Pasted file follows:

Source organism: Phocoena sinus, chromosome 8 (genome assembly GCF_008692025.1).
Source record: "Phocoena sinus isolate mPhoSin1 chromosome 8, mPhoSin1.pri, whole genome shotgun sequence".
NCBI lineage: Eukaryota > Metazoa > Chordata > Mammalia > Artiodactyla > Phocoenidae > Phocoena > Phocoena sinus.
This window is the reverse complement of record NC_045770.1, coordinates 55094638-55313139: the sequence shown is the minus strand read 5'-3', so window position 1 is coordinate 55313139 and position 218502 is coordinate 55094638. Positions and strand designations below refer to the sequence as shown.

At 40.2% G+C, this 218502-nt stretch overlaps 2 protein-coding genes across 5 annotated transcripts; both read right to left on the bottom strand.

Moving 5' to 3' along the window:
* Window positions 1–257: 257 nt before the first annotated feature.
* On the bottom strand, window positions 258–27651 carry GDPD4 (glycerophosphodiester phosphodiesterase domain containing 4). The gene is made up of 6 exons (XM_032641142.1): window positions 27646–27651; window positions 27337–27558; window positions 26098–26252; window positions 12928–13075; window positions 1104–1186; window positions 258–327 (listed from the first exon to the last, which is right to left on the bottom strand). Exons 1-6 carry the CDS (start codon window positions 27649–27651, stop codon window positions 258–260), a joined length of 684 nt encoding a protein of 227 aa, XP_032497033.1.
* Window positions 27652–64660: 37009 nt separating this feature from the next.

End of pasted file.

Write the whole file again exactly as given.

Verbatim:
Source organism: Phocoena sinus, chromosome 8 (genome assembly GCF_008692025.1).
Source record: "Phocoena sinus isolate mPhoSin1 chromosome 8, mPhoSin1.pri, whole genome shotgun sequence".
NCBI lineage: Eukaryota > Metazoa > Chordata > Mammalia > Artiodactyla > Phocoenidae > Phocoena > Phocoena sinus.
This window is the reverse complement of record NC_045770.1, coordinates 55094638-55313139: the sequence shown is the minus strand read 5'-3', so window position 1 is coordinate 55313139 and position 218502 is coordinate 55094638. Positions and strand designations below refer to the sequence as shown.

At 40.2% G+C, this 218502-nt stretch overlaps 2 protein-coding genes across 5 annotated transcripts; both read right to left on the bottom strand.

Moving 5' to 3' along the window:
* Window positions 1–257: 257 nt before the first annotated feature.
* On the bottom strand, window positions 258–27651 carry GDPD4 (glycerophosphodiester phosphodiesterase domain containing 4). The gene is made up of 6 exons (XM_032641142.1): window positions 27646–27651; window positions 27337–27558; window positions 26098–26252; window positions 12928–13075; window positions 1104–1186; window positions 258–327 (listed from the first exon to the last, which is right to left on the bottom strand). Exons 1-6 carry the CDS (start codon window positions 27649–27651, stop codon window positions 258–260), a joined length of 684 nt encoding a protein of 227 aa, XP_032497033.1.
* Window positions 27652–64660: 37009 nt separating this feature from the next.